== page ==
Yawen Chen

Didi embarks on ultimate IPO road-test

Jun 11 2021

HONG KONG (Reuters Breakingviews) - Didi is cruising headlong into some rocky terrain. The Beijing-based ride-hailing giant on Thursday unveiled plans to go public in New York. Growth has resurged, but exuberant markets, U.S. political pressure and technology crackdowns will put this initial public offering to the ultimate road-test.

China’s Evergrande headache turns into a migraine

Jun 09 2021

HONG KONG (Reuters Breakingviews) - Deleveraging Evergrande is turning into a real migraine. Chinese watchdogs want lenders to stress-test their exposure to the developer, Bloomberg reports. In focus is troubled Shengjing Bank, but larger institutions are involved too.

China’s Zillow can clean up its dual-class house

Jun 02 2021

HONG KONG (Reuters Breakingviews) - China’s $59 billion answer to Zillow has an opportunity to remodel its corporate governance. The founder of online real estate broker Ke, Zuo Hui, left behind a 39% economic stake and 81% of the voting rights when he died last month. There's no good reason for a family trust to wield such feudal control. Converting the shares to common ones would be the right thing to do.

Alibaba tightropes to please investors, Beijing

May 13 2021

HONG KONG (Reuters Breakingviews) - Alibaba, is walking a tightrope. A record $2.8 billion antitrust fine resulted in a quarterly net loss – the Chinese e-commerce group’s first since going public. But Alibaba forecasts that annual sales will jump 30% to $144 billion in the next fiscal year. That should soothe jittery shareholders. Regulators, though, are increasingly at odds with the group’s competitive edge – its vast data trove.   

China's population peak hastens fiscal reckoning

May 04 2021

HONG KONG (Reuters Breakingviews) - China’s slow-moving population crash is speeding up. The government must now contemplate radical changes to policy to compensate, earlier than expected.

Ping An finds suitable rebound deal

May 03 2021

HONG KONG (Reuters Breakingviews) - Ping An Insurance may indemnify one costly deal with a better one. Not long after losing $1.5 billion in a failed property investment, the Chinese conglomerate plans to spend up to $7.9 billion to buy control of Founder Group, Peking University’s bankrupt corporate empire. A more synergistic acquisition would be welcome.

Anta bets Chinese shopping nationalism won’t last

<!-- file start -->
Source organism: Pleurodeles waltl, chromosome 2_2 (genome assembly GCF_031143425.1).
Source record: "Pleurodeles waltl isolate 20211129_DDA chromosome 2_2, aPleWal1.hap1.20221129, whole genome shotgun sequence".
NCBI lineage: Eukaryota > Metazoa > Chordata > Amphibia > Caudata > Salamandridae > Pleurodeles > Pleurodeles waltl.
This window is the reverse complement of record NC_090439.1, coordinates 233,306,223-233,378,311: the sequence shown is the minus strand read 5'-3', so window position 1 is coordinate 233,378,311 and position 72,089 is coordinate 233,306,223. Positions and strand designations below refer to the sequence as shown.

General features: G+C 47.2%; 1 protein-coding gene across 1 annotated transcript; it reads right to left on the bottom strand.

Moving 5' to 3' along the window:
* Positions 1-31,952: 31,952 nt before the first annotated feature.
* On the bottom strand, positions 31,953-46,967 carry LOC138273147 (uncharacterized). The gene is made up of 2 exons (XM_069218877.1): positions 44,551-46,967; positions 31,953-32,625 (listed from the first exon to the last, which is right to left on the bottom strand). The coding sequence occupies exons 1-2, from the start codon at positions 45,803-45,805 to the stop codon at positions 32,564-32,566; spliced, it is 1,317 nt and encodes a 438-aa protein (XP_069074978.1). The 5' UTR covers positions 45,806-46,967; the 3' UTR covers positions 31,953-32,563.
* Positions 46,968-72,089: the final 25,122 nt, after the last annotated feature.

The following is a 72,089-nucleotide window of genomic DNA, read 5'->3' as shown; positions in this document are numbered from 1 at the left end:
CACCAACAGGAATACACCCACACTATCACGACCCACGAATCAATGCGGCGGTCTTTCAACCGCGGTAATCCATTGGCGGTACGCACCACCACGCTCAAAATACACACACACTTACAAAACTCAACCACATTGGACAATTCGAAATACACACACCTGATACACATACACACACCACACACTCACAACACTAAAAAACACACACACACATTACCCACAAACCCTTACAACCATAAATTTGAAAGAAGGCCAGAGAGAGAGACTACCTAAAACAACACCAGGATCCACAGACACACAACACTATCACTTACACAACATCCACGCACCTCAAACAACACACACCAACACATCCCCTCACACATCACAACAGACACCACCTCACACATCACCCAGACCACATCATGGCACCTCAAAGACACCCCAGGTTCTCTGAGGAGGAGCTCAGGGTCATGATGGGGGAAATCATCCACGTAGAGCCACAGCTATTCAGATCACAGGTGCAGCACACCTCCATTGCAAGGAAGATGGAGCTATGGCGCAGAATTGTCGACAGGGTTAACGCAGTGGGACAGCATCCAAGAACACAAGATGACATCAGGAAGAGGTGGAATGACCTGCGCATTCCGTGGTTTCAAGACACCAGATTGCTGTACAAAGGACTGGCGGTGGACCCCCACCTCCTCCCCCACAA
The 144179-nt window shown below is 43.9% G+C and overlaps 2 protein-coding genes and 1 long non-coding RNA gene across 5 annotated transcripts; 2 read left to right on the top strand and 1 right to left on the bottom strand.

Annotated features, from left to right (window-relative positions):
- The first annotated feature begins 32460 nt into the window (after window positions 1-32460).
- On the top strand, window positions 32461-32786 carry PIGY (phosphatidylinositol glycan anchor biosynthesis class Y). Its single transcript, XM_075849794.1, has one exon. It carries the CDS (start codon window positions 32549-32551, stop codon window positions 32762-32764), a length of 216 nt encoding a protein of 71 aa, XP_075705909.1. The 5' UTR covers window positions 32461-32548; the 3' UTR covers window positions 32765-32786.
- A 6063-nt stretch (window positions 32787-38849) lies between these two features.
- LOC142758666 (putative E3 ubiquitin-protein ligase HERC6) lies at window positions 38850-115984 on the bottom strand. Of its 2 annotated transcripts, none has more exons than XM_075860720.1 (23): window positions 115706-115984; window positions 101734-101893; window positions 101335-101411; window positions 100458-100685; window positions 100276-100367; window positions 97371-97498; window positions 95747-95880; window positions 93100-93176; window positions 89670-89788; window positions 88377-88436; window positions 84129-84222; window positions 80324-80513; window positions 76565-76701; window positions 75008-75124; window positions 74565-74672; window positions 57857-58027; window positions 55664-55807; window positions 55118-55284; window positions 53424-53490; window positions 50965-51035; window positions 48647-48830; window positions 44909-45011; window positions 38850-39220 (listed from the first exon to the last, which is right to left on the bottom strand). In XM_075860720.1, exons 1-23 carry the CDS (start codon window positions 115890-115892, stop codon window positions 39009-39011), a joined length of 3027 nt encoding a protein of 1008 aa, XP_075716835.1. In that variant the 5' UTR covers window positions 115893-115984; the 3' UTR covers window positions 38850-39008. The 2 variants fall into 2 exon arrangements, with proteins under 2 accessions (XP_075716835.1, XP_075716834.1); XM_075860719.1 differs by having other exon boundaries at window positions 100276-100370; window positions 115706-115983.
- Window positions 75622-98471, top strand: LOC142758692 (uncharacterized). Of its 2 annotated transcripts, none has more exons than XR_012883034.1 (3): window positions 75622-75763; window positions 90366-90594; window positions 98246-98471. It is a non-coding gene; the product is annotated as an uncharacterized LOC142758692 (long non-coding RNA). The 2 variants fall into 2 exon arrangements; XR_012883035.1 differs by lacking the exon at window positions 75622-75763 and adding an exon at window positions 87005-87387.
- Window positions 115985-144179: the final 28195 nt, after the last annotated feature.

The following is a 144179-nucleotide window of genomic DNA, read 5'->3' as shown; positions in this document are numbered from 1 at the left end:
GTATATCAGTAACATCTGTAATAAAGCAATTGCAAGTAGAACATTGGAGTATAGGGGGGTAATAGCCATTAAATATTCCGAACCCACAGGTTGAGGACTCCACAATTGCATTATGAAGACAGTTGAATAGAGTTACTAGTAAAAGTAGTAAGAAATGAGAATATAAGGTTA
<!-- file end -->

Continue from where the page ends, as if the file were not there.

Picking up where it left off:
Apr 21 2021

HONG KONG (Reuters Breakingviews) - Nike’s Chinese challenger has cashed out of a nationalist shopping spree early. The controlling shareholder of Anta Sports, a $46 billion sportswear maker, will pocket a whopping $1.5 billion in a rare share sale. The deal comes after Chinese consumers threatened boycotts of Western brands critical of Beijing’s Xinjiang policy, which was seen as benefiting Anta and local peers. It’s smart timing by a struggling company.

Breakingviews - China makes double-digit growth look disappointing

Apr 16 2021

HONG KONG (Reuters Breakingviews) - The Chinese economy has managed to make double-digit economic expansion look disappointing. Output grew 18.3% year-on-year in the first quarter of 2021, but that was less than expected given last year was so dismal. Compared to the previous quarter, the recovery lost a surprising amount of steam. With limited monetary policy options, fiscal stimulus appears to be slowing at the worst possible time.

Breakingviews - China’s antitrust push forces digital reinvention

Apr 14 2021

HONG KONG (Reuters Breakingviews) - What’s left for Chinese internet companies deprived of the ability to leverage user data, offer subsidies or abuse market dominance? Days after fining Alibaba a record $2.8 billion for anti-competitive behaviour, the antitrust watchdog has sent an ultimatum to dozens more, giving them a month to rectify behaviour and warning of severe consequences. Some companies can change easily. Others will have to find new revenue streams in a jiffy.

Breakingviews - Chinese AI dragon confronts fiery new realities

Mar 31 2021

HONG KONG (Reuters Breakingviews) - Megvii Technology’s political problems have turned into financial ones. The Chinese developer of artificial-intelligence hardware and software is angling to go public again, this time in Shanghai after a U.S. trade ban factored into its abandonment of a Hong Kong listing attempt a year ago. The mainland venue makes more sense, but the numbers are far from compelling.

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